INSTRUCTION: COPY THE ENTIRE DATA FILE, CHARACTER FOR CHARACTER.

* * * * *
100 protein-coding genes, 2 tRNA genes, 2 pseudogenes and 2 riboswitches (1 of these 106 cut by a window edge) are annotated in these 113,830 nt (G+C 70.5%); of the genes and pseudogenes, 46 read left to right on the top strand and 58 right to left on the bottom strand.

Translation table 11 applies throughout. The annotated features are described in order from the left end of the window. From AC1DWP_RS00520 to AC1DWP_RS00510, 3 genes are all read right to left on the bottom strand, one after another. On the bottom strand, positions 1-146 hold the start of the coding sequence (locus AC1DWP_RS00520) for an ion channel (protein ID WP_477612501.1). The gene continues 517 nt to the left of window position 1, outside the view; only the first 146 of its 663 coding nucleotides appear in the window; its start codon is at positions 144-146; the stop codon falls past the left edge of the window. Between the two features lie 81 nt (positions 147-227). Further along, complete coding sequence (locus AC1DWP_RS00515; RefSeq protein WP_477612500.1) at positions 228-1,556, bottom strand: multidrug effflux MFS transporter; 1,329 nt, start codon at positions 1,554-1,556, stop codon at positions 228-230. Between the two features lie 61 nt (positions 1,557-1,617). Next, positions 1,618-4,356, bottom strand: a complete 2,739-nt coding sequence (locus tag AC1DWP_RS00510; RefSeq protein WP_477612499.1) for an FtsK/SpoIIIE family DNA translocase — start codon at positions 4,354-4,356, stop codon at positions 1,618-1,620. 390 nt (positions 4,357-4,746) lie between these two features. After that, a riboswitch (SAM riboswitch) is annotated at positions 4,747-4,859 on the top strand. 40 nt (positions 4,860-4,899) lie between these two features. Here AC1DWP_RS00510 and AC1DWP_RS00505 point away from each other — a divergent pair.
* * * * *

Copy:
100 protein-coding genes, 2 tRNA genes, 2 pseudogenes and 2 riboswitches (1 of these 106 cut by a window edge) are annotated in these 113,830 nt (G+C 70.5%); of the genes and pseudogenes, 46 read left to right on the top strand and 58 right to left on the bottom strand.

Translation table 11 applies throughout. The annotated features are described in order from the left end of the window. From AC1DWP_RS00520 to AC1DWP_RS00510, 3 genes are all read right to left on the bottom strand, one after another. On the bottom strand, positions 1-146 hold the start of the coding sequence (locus AC1DWP_RS00520) for an ion channel (protein ID WP_477612501.1). The gene continues 517 nt to the left of window position 1, outside the view; only the first 146 of its 663 coding nucleotides appear in the window; its start codon is at positions 144-146; the stop codon falls past the left edge of the window. Between the two features lie 81 nt (positions 147-227). Further along, complete coding sequence (locus AC1DWP_RS00515; RefSeq protein WP_477612500.1) at positions 228-1,556, bottom strand: multidrug effflux MFS transporter; 1,329 nt, start codon at positions 1,554-1,556, stop codon at positions 228-230. Between the two features lie 61 nt (positions 1,557-1,617). Next, positions 1,618-4,356, bottom strand: a complete 2,739-nt coding sequence (locus tag AC1DWP_RS00510; RefSeq protein WP_477612499.1) for an FtsK/SpoIIIE family DNA translocase — start codon at positions 4,354-4,356, stop codon at positions 1,618-1,620. 390 nt (positions 4,357-4,746) lie between these two features. After that, a riboswitch (SAM riboswitch) is annotated at positions 4,747-4,859 on the top strand. 40 nt (positions 4,860-4,899) lie between these two features. Here AC1DWP_RS00510 and AC1DWP_RS00505 point away from each other — a divergent pair.